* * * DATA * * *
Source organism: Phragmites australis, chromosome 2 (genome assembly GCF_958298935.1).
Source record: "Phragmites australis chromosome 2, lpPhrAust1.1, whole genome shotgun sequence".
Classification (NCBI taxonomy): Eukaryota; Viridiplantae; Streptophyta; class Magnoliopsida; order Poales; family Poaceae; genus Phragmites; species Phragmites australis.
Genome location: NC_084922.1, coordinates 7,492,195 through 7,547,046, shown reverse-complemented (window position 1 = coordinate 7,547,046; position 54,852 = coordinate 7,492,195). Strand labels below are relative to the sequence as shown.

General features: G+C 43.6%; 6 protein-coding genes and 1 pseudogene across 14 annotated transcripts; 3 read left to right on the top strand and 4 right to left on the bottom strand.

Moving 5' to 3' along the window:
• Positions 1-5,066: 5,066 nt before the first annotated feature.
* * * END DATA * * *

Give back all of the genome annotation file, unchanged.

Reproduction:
Source organism: Phragmites australis, chromosome 2 (genome assembly GCF_958298935.1).
Source record: "Phragmites australis chromosome 2, lpPhrAust1.1, whole genome shotgun sequence".
Classification (NCBI taxonomy): Eukaryota; Viridiplantae; Streptophyta; class Magnoliopsida; order Poales; family Poaceae; genus Phragmites; species Phragmites australis.
Genome location: NC_084922.1, coordinates 7,492,195 through 7,547,046, shown reverse-complemented (window position 1 = coordinate 7,547,046; position 54,852 = coordinate 7,492,195). Strand labels below are relative to the sequence as shown.

General features: G+C 43.6%; 6 protein-coding genes and 1 pseudogene across 14 annotated transcripts; 3 read left to right on the top strand and 4 right to left on the bottom strand.

Moving 5' to 3' along the window:
• Positions 1-5,066: 5,066 nt before the first annotated feature.